Designing social spaces unites the numerous strategies and concepts of Jones’ two decades in the profession, a logical next step from designing restaurants which are, perhaps (besides houses of worship) the most singular public space where sharing, celebrating, relaxing, and connecting are fundamental. Foundry & Lux at Oyster Point and other recent projects have given Jones the opportunity to bring that same vision to the shared spaces of work communities. Another client is working with Jones to create a work-and-live amenities portion of a 50,000 square foot facility in El Segundo that will be made up of like-minded creatives, similar to “We Work.” Working on behalf of these entrepreneurial “colonies” has allowed Jones to evolve alongside his clients, more of whom are looking to streamline and diversify their appeal. “I’m doing the same thing with my office environment,” Jones says, discussing an ongoing expansion of his own office space. “There are a couple of firms who are going to share space in my office, creating a community of like-minded creatives. We aim to be the leaders in creating amenities facilities, and Oyster Point was really the catalyst for it.”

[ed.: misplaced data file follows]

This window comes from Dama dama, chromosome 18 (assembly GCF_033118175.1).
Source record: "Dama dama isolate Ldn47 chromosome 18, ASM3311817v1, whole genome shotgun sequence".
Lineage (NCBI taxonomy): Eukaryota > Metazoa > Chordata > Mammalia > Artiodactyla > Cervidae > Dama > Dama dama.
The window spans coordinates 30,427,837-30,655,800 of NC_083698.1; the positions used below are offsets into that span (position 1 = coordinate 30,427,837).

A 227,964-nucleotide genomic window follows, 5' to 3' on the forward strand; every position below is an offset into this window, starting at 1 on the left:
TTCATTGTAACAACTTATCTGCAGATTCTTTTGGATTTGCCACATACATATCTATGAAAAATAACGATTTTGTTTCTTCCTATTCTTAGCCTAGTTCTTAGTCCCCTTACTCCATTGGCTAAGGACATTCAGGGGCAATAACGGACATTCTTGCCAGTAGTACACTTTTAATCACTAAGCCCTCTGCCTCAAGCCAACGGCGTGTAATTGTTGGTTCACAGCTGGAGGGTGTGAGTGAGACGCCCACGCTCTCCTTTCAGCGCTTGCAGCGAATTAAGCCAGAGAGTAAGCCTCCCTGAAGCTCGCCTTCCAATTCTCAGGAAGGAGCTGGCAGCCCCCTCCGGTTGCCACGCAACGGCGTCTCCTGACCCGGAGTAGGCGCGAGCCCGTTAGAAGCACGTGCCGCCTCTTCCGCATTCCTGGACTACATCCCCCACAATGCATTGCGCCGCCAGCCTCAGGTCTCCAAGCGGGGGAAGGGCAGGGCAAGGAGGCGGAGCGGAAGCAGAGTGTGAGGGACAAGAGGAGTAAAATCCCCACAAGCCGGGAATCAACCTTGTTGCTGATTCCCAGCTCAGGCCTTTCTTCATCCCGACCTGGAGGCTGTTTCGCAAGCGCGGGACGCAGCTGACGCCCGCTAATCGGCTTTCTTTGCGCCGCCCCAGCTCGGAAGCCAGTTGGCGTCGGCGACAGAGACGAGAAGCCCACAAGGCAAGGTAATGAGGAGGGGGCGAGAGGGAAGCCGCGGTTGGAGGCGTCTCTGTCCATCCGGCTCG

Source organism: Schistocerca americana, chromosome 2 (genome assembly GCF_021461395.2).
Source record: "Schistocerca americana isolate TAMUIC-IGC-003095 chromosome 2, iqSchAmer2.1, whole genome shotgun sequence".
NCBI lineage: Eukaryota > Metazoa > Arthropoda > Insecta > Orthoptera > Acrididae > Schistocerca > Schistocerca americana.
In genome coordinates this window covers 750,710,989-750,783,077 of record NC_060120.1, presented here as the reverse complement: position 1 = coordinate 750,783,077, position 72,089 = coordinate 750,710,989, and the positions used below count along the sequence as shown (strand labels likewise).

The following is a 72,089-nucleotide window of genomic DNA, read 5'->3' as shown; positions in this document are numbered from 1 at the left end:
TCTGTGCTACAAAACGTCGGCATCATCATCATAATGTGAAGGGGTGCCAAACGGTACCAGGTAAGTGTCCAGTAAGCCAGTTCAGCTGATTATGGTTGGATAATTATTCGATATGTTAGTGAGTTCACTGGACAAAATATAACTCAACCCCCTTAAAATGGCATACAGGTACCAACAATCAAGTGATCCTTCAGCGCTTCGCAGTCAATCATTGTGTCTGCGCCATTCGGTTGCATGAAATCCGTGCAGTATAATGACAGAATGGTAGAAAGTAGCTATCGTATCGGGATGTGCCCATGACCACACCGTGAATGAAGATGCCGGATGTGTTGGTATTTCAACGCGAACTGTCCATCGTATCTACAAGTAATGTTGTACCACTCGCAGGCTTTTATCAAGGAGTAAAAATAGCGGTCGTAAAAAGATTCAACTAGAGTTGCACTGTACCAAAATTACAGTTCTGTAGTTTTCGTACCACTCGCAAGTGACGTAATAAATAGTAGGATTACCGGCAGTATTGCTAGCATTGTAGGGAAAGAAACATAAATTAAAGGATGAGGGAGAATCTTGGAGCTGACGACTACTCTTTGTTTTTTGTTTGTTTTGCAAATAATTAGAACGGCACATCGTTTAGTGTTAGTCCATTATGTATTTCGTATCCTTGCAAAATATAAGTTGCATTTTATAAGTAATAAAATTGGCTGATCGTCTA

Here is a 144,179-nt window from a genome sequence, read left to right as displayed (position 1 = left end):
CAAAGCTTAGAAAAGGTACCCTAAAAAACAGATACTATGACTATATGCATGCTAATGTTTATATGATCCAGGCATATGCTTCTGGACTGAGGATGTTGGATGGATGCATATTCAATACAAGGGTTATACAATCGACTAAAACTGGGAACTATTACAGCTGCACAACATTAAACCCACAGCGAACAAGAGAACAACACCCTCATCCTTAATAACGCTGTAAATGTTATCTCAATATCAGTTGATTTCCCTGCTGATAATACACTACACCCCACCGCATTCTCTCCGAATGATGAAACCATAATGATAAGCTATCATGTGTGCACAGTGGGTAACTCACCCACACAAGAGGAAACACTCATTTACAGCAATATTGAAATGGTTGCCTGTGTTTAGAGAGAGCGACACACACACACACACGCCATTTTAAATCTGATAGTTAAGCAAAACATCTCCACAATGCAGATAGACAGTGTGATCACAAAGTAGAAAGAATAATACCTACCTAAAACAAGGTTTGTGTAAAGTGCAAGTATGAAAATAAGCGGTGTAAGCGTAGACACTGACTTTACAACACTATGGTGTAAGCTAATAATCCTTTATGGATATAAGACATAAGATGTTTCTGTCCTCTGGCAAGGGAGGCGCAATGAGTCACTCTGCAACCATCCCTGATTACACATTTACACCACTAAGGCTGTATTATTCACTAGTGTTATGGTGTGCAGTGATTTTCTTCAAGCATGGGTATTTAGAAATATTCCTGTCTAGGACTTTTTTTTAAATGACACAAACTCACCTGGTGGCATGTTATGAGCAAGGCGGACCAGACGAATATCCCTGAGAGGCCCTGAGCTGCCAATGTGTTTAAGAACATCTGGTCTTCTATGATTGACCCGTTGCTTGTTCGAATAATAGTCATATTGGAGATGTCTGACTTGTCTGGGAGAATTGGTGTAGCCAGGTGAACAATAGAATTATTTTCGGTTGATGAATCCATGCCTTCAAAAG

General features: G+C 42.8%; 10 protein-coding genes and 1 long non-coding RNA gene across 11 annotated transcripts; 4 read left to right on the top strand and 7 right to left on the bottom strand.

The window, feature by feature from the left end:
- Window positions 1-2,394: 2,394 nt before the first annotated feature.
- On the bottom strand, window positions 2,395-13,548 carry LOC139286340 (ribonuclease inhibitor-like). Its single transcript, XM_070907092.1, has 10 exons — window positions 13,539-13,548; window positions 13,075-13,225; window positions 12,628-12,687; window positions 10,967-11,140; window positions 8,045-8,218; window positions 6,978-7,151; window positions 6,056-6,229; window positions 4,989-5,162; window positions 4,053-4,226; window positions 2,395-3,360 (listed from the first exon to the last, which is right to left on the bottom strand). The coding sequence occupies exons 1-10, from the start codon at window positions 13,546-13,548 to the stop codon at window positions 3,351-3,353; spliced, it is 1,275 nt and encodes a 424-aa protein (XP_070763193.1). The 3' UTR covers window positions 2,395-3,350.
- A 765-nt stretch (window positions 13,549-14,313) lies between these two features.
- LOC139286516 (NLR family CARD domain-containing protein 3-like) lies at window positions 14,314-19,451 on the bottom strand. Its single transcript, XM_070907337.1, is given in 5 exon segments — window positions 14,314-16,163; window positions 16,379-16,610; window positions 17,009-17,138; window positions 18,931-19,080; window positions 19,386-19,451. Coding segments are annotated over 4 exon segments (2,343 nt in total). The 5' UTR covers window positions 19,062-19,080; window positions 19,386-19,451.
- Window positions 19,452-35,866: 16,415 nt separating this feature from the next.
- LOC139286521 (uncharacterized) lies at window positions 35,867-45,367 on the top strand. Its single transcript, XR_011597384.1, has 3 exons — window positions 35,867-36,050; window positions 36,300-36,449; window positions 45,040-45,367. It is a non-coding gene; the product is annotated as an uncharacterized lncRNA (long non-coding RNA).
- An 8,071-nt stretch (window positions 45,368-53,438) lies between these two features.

A cursory recollection of Jones’ most noted projects provides ample evidence of his ability to think creatively while still retaining the value and quality of well-established brands. When the La Brea Bakery debuted in a new home, Jones’ design elements, from the 35-foot display case to the lowercase “b” logo, helped usher in a successful re-brand. He and his graphic designer created an updated brand identity and prototype building design to reinvigorate the brand of Japanese chain Mister Donut. He designed new locations for the Del Frisco Grille in Irvine, Santa Monica, and Pasadena. He’s currently at work on his 6th and 7th locations for Greenleaf restaurant (in Glendale and Calabasas), which each new location requiring fine tuning in order to connect with the brand and speak to the unique demands of each location.